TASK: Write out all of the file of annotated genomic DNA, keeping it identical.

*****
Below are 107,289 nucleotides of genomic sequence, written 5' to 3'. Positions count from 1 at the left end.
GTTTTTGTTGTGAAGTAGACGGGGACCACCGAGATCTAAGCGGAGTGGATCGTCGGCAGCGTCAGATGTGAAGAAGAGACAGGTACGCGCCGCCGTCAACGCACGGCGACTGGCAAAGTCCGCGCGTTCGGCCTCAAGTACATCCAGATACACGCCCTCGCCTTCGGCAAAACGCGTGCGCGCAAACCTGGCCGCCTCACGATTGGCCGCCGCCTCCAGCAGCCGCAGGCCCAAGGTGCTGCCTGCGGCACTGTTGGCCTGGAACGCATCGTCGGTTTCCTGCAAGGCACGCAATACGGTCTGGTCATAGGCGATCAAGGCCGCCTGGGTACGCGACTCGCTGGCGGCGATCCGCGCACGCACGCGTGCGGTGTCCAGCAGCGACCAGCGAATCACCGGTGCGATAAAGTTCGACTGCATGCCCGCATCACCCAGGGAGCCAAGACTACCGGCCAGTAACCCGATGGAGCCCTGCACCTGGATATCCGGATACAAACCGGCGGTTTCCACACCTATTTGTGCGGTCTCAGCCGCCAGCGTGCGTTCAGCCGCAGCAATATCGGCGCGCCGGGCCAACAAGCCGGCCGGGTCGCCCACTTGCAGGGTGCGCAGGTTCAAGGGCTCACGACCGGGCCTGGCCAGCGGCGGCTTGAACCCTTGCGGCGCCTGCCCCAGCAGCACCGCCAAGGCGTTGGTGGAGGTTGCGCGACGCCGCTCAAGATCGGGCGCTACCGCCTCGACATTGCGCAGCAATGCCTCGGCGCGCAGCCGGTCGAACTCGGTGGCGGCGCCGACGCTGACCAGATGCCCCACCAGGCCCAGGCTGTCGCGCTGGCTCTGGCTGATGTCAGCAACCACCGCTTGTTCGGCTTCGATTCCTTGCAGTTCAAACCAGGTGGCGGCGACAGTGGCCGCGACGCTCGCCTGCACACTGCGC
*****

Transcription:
Below are 107,289 nucleotides of genomic sequence, written 5' to 3'. Positions count from 1 at the left end.
GTTTTTGTTGTGAAGTAGACGGGGACCACCGAGATCTAAGCGGAGTGGATCGTCGGCAGCGTCAGATGTGAAGAAGAGACAGGTACGCGCCGCCGTCAACGCACGGCGACTGGCAAAGTCCGCGCGTTCGGCCTCAAGTACATCCAGATACACGCCCTCGCCTTCGGCAAAACGCGTGCGCGCAAACCTGGCCGCCTCACGATTGGCCGCCGCCTCCAGCAGCCGCAGGCCCAAGGTGCTGCCTGCGGCACTGTTGGCCTGGAACGCATCGTCGGTTTCCTGCAAGGCACGCAATACGGTCTGGTCATAGGCGATCAAGGCCGCCTGGGTACGCGACTCGCTGGCGGCGATCCGCGCACGCACGCGTGCGGTGTCCAGCAGCGACCAGCGAATCACCGGTGCGATAAAGTTCGACTGCATGCCCGCATCACCCAGGGAGCCAAGACTACCGGCCAGTAACCCGATGGAGCCCTGCACCTGGATATCCGGATACAAACCGGCGGTTTCCACACCTATTTGTGCGGTCTCAGCCGCCAGCGTGCGTTCAGCCGCAGCAATATCGGCGCGCCGGGCCAACAAGCCGGCCGGGTCGCCCACTTGCAGGGTGCGCAGGTTCAAGGGCTCACGACCGGGCCTGGCCAGCGGCGGCTTGAACCCTTGCGGCGCCTGCCCCAGCAGCACCGCCAAGGCGTTGGTGGAGGTTGCGCGACGCCGCTCAAGATCGGGCGCTACCGCCTCGACATTGCGCAGCAATGCCTCGGCGCGCAGCCGGTCGAACTCGGTGGCGGCGCCGACGCTGACCAGATGCCCCACCAGGCCCAGGCTGTCGCGCTGGCTCTGGCTGATGTCAGCAACCACCGCTTGTTCGGCTTCGATTCCTTGCAGTTCAAACCAGGTGGCGGCGACAGTGGCCGCGACGCTCGCCTGCACACTGCGC